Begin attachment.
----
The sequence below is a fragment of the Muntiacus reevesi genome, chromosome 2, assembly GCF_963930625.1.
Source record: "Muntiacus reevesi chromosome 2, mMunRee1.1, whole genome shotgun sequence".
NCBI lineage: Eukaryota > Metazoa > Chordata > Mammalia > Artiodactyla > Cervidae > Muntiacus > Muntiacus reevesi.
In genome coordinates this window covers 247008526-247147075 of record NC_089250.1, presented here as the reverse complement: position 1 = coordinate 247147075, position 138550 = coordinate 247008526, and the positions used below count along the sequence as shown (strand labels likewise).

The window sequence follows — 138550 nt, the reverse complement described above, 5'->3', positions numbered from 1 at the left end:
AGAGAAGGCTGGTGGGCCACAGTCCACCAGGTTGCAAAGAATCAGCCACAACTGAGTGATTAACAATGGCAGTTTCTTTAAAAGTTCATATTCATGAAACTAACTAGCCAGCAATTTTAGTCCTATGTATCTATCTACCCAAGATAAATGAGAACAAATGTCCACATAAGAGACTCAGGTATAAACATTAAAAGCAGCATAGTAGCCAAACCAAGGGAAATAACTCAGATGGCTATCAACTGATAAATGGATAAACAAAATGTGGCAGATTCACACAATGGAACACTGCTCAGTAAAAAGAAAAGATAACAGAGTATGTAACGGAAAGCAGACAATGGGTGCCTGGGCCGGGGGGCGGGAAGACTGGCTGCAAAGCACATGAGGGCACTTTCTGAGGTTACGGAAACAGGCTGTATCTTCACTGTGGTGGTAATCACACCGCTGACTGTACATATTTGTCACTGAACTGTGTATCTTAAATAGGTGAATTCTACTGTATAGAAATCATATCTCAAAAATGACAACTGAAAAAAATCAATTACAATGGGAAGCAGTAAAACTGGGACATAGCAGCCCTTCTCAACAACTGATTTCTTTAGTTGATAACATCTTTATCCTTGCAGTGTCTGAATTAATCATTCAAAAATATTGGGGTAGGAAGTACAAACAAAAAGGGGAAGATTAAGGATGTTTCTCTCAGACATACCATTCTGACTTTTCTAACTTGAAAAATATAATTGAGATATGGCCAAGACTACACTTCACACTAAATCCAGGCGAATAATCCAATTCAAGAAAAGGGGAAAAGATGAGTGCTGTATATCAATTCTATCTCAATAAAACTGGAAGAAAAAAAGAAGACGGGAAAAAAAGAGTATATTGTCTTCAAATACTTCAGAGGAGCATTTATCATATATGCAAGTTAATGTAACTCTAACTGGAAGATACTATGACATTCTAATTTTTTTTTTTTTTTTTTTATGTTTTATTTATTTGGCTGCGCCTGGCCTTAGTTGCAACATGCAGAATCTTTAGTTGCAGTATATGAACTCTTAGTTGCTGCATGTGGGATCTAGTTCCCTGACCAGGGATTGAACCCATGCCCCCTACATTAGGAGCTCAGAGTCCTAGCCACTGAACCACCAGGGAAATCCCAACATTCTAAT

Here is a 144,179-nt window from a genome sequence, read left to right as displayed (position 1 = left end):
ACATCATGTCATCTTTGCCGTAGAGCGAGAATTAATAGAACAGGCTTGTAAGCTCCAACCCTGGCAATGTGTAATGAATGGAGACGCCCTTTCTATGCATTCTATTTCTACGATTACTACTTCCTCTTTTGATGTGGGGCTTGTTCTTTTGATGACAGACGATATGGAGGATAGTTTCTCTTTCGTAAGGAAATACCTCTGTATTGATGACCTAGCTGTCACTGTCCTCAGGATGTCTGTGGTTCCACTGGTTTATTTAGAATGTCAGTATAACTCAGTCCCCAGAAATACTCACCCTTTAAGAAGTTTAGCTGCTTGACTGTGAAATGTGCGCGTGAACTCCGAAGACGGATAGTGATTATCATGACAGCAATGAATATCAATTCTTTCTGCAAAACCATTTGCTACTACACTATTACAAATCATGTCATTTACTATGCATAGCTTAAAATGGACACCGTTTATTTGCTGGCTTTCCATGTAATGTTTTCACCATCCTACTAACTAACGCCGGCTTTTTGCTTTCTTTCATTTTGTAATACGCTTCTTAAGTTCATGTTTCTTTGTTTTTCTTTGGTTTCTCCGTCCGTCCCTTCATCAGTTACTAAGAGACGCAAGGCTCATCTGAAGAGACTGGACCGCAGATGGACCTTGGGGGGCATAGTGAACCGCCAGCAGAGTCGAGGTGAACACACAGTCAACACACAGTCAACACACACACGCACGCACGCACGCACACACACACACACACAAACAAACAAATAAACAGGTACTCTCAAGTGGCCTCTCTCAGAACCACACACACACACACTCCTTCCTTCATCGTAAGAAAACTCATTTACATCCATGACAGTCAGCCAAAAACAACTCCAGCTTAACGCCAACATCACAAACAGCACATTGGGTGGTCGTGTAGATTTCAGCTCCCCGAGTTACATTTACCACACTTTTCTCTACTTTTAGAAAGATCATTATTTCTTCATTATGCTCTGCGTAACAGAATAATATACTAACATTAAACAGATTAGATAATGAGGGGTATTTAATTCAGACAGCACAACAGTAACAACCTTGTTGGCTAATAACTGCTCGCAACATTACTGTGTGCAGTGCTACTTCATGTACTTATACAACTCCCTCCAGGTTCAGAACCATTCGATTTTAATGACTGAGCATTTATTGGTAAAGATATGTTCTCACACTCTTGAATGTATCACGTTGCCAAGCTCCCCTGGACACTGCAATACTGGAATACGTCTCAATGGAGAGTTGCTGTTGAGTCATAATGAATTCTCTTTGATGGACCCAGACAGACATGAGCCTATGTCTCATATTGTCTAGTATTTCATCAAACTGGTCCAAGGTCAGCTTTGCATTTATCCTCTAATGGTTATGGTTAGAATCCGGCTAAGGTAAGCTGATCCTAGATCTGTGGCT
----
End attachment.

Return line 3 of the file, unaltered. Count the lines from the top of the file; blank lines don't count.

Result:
NCBI lineage: Eukaryota > Metazoa > Chordata > Mammalia > Artiodactyla > Cervidae > Muntiacus > Muntiacus reevesi.